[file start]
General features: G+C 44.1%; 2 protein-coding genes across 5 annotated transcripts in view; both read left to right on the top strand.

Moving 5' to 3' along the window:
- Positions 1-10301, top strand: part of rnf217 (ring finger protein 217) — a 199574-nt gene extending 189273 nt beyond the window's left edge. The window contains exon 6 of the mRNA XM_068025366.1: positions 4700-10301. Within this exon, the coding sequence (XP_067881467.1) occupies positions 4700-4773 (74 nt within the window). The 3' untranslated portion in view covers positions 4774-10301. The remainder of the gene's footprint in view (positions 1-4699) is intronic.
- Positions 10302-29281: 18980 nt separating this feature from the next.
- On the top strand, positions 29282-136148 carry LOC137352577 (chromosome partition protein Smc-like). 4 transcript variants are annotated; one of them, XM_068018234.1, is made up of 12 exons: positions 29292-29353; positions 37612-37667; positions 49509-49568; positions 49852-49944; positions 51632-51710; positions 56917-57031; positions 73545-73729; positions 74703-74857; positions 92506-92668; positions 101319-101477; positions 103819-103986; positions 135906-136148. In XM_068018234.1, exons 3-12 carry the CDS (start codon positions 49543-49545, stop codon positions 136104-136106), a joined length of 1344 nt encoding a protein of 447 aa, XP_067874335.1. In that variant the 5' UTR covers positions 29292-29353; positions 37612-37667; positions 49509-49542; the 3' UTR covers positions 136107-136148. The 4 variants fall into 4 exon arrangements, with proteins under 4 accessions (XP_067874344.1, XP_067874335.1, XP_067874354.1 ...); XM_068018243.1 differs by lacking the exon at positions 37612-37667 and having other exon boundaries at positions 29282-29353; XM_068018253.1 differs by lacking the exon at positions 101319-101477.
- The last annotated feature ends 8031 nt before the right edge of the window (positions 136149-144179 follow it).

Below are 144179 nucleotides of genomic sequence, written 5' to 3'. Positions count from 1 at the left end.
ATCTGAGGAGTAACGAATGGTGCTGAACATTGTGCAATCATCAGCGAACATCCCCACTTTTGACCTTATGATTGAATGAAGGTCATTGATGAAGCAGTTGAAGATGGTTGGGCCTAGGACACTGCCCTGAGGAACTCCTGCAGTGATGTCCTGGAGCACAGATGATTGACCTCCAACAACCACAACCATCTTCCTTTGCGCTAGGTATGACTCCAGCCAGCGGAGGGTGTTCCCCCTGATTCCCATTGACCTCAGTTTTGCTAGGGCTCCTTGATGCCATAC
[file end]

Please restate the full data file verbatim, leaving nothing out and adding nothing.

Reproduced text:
General features: G+C 44.1%; 2 protein-coding genes across 5 annotated transcripts in view; both read left to right on the top strand.

Moving 5' to 3' along the window:
- Positions 1-10301, top strand: part of rnf217 (ring finger protein 217) — a 199574-nt gene extending 189273 nt beyond the window's left edge. The window contains exon 6 of the mRNA XM_068025366.1: positions 4700-10301. Within this exon, the coding sequence (XP_067881467.1) occupies positions 4700-4773 (74 nt within the window). The 3' untranslated portion in view covers positions 4774-10301. The remainder of the gene's footprint in view (positions 1-4699) is intronic.
- Positions 10302-29281: 18980 nt separating this feature from the next.
- On the top strand, positions 29282-136148 carry LOC137352577 (chromosome partition protein Smc-like). 4 transcript variants are annotated; one of them, XM_068018234.1, is made up of 12 exons: positions 29292-29353; positions 37612-37667; positions 49509-49568; positions 49852-49944; positions 51632-51710; positions 56917-57031; positions 73545-73729; positions 74703-74857; positions 92506-92668; positions 101319-101477; positions 103819-103986; positions 135906-136148. In XM_068018234.1, exons 3-12 carry the CDS (start codon positions 49543-49545, stop codon positions 136104-136106), a joined length of 1344 nt encoding a protein of 447 aa, XP_067874335.1. In that variant the 5' UTR covers positions 29292-29353; positions 37612-37667; positions 49509-49542; the 3' UTR covers positions 136107-136148. The 4 variants fall into 4 exon arrangements, with proteins under 4 accessions (XP_067874344.1, XP_067874335.1, XP_067874354.1 ...); XM_068018243.1 differs by lacking the exon at positions 37612-37667 and having other exon boundaries at positions 29282-29353; XM_068018253.1 differs by lacking the exon at positions 101319-101477.
- The last annotated feature ends 8031 nt before the right edge of the window (positions 136149-144179 follow it).

Below are 144179 nucleotides of genomic sequence, written 5' to 3'. Positions count from 1 at the left end.
ATCTGAGGAGTAACGAATGGTGCTGAACATTGTGCAATCATCAGCGAACATCCCCACTTTTGACCTTATGATTGAATGAAGGTCATTGATGAAGCAGTTGAAGATGGTTGGGCCTAGGACACTGCCCTGAGGAACTCCTGCAGTGATGTCCTGGAGCACAGATGATTGACCTCCAACAACCACAACCATCTTCCTTTGCGCTAGGTATGACTCCAGCCAGCGGAGGGTGTTCCCCCTGATTCCCATTGACCTCAGTTTTGCTAGGGCTCCTTGATGCCATAC